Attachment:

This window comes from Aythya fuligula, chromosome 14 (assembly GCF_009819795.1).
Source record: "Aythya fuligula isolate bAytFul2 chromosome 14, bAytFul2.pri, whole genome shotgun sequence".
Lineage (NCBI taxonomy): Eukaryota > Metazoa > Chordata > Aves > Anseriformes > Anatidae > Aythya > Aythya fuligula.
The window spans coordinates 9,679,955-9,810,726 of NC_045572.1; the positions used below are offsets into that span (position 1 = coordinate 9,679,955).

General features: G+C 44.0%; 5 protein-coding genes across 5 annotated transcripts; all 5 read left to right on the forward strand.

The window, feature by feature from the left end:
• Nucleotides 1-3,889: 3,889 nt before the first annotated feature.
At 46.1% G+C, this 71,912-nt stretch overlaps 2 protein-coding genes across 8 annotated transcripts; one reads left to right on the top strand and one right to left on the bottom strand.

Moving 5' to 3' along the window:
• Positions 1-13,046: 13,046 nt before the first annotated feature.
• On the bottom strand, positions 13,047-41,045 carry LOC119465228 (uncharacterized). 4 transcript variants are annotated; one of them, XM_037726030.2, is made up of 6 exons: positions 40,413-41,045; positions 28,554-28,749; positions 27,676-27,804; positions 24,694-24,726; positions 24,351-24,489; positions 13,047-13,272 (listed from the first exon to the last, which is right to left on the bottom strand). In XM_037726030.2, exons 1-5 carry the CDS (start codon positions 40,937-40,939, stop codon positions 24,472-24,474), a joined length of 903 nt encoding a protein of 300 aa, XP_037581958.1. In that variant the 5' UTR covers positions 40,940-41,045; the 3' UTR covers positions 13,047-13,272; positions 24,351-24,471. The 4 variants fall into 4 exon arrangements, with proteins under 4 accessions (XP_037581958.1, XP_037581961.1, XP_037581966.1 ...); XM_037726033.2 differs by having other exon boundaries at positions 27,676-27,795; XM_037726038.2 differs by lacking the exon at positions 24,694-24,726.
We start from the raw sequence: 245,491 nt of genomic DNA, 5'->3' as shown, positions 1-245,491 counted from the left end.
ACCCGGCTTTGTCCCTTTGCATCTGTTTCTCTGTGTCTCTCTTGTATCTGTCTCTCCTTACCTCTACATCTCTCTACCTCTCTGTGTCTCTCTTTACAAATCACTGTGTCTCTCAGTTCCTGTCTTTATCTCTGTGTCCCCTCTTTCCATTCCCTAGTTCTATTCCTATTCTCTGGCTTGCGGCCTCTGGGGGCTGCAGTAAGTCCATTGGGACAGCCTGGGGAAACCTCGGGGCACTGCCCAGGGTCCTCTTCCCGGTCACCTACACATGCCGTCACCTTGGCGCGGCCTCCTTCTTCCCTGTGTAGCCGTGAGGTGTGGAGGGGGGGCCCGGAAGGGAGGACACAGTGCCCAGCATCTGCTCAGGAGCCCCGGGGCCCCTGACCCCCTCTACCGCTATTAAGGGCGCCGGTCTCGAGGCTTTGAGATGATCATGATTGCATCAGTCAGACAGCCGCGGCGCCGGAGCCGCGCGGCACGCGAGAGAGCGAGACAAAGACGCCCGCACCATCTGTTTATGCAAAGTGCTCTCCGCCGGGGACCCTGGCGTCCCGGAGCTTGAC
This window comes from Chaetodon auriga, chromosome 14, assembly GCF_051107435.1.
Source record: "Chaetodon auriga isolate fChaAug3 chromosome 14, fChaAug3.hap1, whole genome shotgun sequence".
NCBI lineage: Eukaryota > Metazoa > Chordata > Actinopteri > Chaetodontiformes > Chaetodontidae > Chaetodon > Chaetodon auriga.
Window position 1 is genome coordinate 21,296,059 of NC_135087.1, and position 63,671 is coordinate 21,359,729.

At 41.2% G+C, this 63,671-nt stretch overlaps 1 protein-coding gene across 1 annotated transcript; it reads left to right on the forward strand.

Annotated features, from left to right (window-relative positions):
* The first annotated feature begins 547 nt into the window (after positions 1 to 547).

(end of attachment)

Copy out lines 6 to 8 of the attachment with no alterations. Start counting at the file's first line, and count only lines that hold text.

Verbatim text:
The window, feature by feature from the left end:
• Nucleotides 1-3,889: 3,889 nt before the first annotated feature.
At 46.1% G+C, this 71,912-nt stretch overlaps 2 protein-coding genes across 8 annotated transcripts; one reads left to right on the top strand and one right to left on the bottom strand.